Ride-along on day one

In Kenworth, Custom Corner, May 20224 MinutesBy Marty CrooksJune 2, 2022

It was one week out from Christmas when Harley Tripae collected ‘The Dirty Rascal’ as a completed, ready-to-work logger from Rotorua and travelled back to Wellington with his new steed. I stumbled across Harley and ‘The Dirty Rascal’ parked up not far from my home and – trust me – seeing it for the first time, I could not believe what I was looking at – a Wellington-based logger that looked that spectacular.

I got chatting to Harley and soon a plan was hatched for me to meet up after the holiday break and grab the passenger seat for day one in the bush. Fortunately, on the first day back after the break, Wellington put its best foot forward and gave us a perfect blue sky. We headed out over the Rimutakas and beyond Martinborough to a private forestry block located at Whiterock. Although it was a narrow gravel road up to the skid site, it was nicely formed and required only a touch of deflation from the on-board CTI system in the loose stuff.

Reversing into the immaculate Whiterock skid sight of Peter Calcinai and his gang was no stress for Harley, eyeballing The Dirty Rascal’s first load.

The skid site is operated by Peter Calcinai, an ex-Wellington-based truckie who now runs his own logging gangs, and it’s fair to say they run a tight ship as everything was neatly laid out with fantastic access. We park up and jump out, and meet with the grapple operator who came over to have a look at Harley’s new ride. Impressed, he jumps back in the machine and deftly unloads the trailer for the first time with ease, and begins loading from front to rear keeping the butts all lined up with each other, a real work of art.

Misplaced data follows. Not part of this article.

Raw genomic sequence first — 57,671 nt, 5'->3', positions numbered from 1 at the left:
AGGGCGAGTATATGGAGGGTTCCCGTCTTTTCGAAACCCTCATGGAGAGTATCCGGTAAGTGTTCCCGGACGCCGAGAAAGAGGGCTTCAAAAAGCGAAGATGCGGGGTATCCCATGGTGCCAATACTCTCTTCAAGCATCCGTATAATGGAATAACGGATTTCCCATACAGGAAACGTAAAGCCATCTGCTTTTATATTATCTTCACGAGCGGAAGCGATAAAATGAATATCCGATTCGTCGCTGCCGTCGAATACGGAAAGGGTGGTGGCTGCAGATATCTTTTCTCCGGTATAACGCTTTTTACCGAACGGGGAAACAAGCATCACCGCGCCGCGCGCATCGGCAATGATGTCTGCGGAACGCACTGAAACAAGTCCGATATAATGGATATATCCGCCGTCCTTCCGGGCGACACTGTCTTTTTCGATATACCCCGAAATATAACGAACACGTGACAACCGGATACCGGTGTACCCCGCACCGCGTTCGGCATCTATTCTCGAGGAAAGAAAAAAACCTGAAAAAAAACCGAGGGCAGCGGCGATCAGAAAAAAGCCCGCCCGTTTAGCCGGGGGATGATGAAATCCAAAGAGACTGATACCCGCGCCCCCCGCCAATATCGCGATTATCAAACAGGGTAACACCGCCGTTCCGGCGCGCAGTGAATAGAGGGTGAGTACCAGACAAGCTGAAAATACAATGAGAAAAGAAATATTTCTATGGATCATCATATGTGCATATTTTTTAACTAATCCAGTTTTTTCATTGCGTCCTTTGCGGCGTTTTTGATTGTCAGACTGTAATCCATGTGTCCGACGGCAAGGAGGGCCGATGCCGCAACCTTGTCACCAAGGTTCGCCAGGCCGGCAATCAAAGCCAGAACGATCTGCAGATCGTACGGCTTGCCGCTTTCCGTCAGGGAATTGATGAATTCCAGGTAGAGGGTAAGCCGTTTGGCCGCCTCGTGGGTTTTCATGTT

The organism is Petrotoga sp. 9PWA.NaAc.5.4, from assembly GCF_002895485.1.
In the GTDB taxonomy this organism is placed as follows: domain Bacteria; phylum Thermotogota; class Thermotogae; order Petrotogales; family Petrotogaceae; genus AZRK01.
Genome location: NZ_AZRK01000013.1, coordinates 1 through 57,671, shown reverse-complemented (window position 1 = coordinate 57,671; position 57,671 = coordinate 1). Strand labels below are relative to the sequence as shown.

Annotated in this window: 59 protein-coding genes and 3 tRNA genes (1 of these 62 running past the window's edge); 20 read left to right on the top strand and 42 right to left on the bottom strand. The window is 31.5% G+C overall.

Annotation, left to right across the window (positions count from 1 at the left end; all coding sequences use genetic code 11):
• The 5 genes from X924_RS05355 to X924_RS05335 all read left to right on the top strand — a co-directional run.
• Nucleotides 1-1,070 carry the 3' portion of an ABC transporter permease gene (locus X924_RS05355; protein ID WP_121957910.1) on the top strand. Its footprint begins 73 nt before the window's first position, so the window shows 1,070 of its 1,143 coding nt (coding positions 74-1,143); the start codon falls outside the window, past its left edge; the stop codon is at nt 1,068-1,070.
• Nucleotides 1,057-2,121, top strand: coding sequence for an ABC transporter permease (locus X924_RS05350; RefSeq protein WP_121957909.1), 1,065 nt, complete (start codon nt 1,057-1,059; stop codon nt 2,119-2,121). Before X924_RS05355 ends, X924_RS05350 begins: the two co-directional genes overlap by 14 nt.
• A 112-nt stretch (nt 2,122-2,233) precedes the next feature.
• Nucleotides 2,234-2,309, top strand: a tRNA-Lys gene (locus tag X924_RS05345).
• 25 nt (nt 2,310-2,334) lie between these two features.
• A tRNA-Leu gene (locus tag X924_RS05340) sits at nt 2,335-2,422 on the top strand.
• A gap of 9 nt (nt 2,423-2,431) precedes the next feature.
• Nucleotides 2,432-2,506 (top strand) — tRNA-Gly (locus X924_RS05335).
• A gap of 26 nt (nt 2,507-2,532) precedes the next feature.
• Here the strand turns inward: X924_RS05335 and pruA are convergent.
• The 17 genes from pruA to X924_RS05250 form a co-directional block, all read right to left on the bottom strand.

Chained up we jumped back into the air-conditioned cab, a real treat given it was a typical hot and still summer day in the Wairarapa. Looking around at the appointments inside the awesome Aerodyne sleeper cab, I ask Harley the story behind ordering this spec.

Harley explained: “I will be spending many nights through the week away from home. I like to get back in the bush at night so that I am first load out in the morning, and on the longer runs up north I never need to think about the extra expense of motel units.”

Trailer off and first logs on, ‘The Dirty Rascal’ getting to grips with its deployment.

Back out onto the main road and heading for our return to Wellington via the Rimutakas, loaded with export for the port, you cannot help but notice how nicely the entire combination is following through on the corners, especially back up and over the steep side of the hill. I look across to ask Harley what he thinks and what it’s going like, and I can already tell he is impressed with the package by the big smile on his face. It just seems to keep pulling on the steep stuff, then on the way down the other side it is so smooth and quiet, with only the noise of the fan clutch kicking in every now and again.

If you had no idea that it was ‘The Dirty Rascal’s’ first trip fully loaded on such a notorious hill you would think he was an old hand at the task. I guess with a skilled operator at the helm and a well-put-together package it’s just the norm, doing exactly what it was designed to do.